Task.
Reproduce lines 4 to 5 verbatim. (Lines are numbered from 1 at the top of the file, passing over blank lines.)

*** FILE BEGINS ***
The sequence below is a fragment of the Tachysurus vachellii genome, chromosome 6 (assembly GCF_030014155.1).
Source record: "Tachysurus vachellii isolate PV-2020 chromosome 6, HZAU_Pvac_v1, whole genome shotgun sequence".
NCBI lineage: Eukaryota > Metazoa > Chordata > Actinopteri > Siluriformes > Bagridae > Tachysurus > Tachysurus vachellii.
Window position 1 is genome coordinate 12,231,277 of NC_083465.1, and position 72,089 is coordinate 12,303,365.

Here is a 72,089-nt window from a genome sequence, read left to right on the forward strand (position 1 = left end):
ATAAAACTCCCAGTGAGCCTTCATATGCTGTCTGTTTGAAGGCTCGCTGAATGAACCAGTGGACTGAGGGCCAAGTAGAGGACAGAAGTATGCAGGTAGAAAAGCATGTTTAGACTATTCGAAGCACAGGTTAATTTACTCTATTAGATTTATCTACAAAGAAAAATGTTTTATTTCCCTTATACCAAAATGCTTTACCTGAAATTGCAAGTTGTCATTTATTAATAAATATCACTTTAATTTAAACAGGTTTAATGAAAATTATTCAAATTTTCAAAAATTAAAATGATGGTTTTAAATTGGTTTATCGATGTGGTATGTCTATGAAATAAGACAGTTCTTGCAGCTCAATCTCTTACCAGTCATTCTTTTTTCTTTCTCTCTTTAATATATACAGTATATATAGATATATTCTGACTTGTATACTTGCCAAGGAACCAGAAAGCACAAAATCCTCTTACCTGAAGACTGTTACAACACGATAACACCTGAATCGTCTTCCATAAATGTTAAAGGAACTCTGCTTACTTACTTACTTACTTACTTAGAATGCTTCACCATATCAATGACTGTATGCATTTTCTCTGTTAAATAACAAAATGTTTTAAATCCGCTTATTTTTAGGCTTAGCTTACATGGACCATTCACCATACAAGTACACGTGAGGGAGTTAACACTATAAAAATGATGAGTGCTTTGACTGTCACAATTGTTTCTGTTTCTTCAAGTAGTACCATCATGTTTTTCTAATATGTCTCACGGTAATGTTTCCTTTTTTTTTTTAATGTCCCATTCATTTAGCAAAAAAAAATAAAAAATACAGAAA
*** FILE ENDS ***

Window position 1 is genome coordinate 12,231,277 of NC_083465.1, and position 72,089 is coordinate 12,303,365.

Here is a 72,089-nt window from a genome sequence, read left to right on the forward strand (position 1 = left end):